G.P., 6-8 Feb. 1994, 25 Case Mme Aylor
15 October 1993
Translated by:
Tony Weir
Professor Sir B. S. Markesinis

G.P., 6-8 Feb. 1994, 25
Case Mme Aylor

15 October 1993

Given that the death penalty was abolished in France by the Law of 9 October 1981 and that article 1 of Protocol no. 6 to the European Convention for the Protection of Human Rights and Fundamental Liberties, incorporated into domestic law following its ratification authorised by the Law of 31 December 1985 and published pursuant to the decree of 28 February 1986, provides that “The death penalty is abolished. No one may be sentenced to death nor executed.”; Given that it would be contrary to French ordre public were the death penalty to be applied to a person extradited by the French government, and that it follows that if one of the acts in respect of which extradition is sought is punishable by the death penalty under the law of the country requesting extradition, extradition for such conduct is lawful only if the requesting country offers sufficient assurances that the death penalty will not be pronounced or executed;

Given that the grounds on which the American government seeks the extradition of Mme Aylor include capital offences, conspiracy to commit a capital offence and incitement to commit such an offence, and that under the criminal law of Texas, the state with jurisdiction in this case, an accused found guilty of a capital offence may be sentenced to death;

Given that under article 16 of the law of 10 March 1927 the chamber of accusation must refuse extradition if the preconditions laid down by law are not met; that the decision of the chamber of accusation of Aix-en-Provence on 3 July 1991 in holding that Mme Aylor may be extradited provided that the death penalty, if pronounced, is not executed neither infringes the provisions of article 16 nor is self-contradictory;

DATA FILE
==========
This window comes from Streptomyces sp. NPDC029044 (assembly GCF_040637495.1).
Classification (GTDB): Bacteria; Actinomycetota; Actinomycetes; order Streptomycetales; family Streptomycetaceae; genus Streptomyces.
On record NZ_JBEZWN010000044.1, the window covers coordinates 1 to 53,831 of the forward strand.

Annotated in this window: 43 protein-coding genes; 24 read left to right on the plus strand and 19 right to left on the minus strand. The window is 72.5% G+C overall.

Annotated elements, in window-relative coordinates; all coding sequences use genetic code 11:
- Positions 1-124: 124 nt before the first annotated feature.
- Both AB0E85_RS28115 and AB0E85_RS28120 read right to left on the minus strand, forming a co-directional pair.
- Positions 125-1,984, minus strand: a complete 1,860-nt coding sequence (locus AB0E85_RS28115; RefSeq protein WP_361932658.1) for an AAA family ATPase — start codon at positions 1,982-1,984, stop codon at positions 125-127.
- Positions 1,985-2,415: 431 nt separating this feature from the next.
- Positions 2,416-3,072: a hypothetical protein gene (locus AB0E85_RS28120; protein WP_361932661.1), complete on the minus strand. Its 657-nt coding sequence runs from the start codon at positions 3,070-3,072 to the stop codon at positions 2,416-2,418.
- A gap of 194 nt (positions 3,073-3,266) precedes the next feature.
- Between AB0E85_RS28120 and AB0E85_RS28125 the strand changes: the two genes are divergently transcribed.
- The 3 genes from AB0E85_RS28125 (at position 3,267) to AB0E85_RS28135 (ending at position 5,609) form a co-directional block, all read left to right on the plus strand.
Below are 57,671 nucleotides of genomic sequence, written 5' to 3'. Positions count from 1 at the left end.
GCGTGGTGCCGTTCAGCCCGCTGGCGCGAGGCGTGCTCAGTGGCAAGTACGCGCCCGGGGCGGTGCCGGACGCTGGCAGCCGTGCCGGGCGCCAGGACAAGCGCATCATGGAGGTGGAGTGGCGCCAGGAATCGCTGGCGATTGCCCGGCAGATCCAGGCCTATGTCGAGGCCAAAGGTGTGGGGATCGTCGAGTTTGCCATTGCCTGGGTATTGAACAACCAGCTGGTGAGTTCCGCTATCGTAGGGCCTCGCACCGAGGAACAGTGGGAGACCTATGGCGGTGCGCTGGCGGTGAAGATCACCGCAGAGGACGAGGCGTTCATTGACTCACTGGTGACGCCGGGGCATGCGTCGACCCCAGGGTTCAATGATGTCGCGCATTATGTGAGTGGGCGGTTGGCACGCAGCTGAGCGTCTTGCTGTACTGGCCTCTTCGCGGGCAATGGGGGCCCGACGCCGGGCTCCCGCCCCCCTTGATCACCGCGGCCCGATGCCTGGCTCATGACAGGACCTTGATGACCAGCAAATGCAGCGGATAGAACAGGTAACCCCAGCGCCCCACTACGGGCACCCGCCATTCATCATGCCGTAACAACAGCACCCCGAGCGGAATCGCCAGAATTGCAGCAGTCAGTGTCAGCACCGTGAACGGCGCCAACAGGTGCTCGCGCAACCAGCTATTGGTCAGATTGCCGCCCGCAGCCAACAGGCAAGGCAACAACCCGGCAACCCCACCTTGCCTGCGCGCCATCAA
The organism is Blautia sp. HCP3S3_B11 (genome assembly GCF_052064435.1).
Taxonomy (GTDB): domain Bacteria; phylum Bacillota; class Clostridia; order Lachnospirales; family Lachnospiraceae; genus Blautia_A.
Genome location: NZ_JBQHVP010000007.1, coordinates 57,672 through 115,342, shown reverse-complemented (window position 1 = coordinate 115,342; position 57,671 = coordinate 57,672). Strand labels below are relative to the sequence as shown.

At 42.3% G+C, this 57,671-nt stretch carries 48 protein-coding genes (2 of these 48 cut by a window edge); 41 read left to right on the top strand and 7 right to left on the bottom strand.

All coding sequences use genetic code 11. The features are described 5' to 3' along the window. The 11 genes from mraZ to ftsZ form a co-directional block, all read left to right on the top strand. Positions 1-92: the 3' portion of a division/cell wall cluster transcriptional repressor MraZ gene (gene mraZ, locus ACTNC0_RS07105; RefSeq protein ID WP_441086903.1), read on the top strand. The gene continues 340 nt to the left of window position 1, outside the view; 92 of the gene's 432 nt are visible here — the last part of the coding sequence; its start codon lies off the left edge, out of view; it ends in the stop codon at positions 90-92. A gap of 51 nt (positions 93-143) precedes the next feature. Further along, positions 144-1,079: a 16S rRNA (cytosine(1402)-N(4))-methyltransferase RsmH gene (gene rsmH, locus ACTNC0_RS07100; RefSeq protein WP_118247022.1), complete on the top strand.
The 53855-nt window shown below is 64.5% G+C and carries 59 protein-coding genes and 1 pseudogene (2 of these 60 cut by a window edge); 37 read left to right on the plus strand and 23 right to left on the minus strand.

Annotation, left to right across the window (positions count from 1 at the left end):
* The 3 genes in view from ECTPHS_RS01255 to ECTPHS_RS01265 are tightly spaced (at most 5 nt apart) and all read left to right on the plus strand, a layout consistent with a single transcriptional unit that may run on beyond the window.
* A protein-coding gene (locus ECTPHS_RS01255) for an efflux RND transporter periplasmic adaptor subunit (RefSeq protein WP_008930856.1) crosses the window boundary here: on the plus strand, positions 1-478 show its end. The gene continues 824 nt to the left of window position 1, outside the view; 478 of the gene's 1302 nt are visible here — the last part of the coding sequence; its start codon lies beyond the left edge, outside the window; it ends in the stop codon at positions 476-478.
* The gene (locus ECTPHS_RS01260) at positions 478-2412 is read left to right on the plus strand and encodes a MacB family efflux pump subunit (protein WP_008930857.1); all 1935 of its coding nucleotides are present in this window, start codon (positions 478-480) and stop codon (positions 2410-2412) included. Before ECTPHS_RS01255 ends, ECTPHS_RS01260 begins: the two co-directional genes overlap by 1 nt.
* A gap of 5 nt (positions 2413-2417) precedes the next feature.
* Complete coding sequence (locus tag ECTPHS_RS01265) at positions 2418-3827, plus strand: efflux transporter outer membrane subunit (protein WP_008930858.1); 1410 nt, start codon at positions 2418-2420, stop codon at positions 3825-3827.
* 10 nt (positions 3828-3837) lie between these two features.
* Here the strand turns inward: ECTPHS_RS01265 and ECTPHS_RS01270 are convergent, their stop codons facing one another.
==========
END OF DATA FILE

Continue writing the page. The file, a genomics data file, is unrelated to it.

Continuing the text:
Given that by the decree under attack the French government pursuant to this opinion granted extradition to the American authorities “provided that any sentence of death pronounced against the accused by the State of Texas is not executed”; that in notes dated 27 September 1991 and 1 April 1992 the Embassy of the United States confirmed the assurance given by the American government that if Mme Aylor is condemned to death by the State of Texas, the sentence will not be carried out; furthermore, the American authorities have communicated to the French authorities an undertaking by the district attorney of Dallas County, where Mme Aylor would be tried that the relevant officer would not seek a sentence of death; that under article 37-071(1) of the Texas Code of Criminal Procedure such a sentence may not be pronounced unless it is sought by the government prosecutor; that this being so the applicant cannot maintain that the decree under attack lacks sufficient guarantees or that her extradition would be contrary to French ordre public;

Given that it does not appear from the documents that Mme Aylor, if extradited, would be exposed to treatment contrary to article 3 of the European Convention for the Protection of Human Rights and Fundamental Liberties nor that she risks being deprived of the right to a fair trial as required by article 6-1 thereof;

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